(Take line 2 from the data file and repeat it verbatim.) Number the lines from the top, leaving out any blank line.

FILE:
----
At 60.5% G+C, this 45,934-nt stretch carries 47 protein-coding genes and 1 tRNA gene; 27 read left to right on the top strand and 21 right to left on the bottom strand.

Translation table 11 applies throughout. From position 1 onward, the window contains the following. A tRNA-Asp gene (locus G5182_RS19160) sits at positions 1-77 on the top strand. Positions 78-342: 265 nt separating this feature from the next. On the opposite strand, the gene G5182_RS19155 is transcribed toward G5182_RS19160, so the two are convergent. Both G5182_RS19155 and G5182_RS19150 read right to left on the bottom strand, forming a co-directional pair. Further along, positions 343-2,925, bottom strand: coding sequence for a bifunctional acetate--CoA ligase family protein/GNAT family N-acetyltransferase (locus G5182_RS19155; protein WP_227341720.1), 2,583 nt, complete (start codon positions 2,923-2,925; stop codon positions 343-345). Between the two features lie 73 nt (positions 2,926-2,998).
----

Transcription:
Translation table 11 applies throughout. From position 1 onward, the window contains the following. A tRNA-Asp gene (locus G5182_RS19160) sits at positions 1-77 on the top strand. Positions 78-342: 265 nt separating this feature from the next. On the opposite strand, the gene G5182_RS19155 is transcribed toward G5182_RS19160, so the two are convergent. Both G5182_RS19155 and G5182_RS19150 read right to left on the bottom strand, forming a co-directional pair. Further along, positions 343-2,925, bottom strand: coding sequence for a bifunctional acetate--CoA ligase family protein/GNAT family N-acetyltransferase (locus G5182_RS19155; protein WP_227341720.1), 2,583 nt, complete (start codon positions 2,923-2,925; stop codon positions 343-345). Between the two features lie 73 nt (positions 2,926-2,998).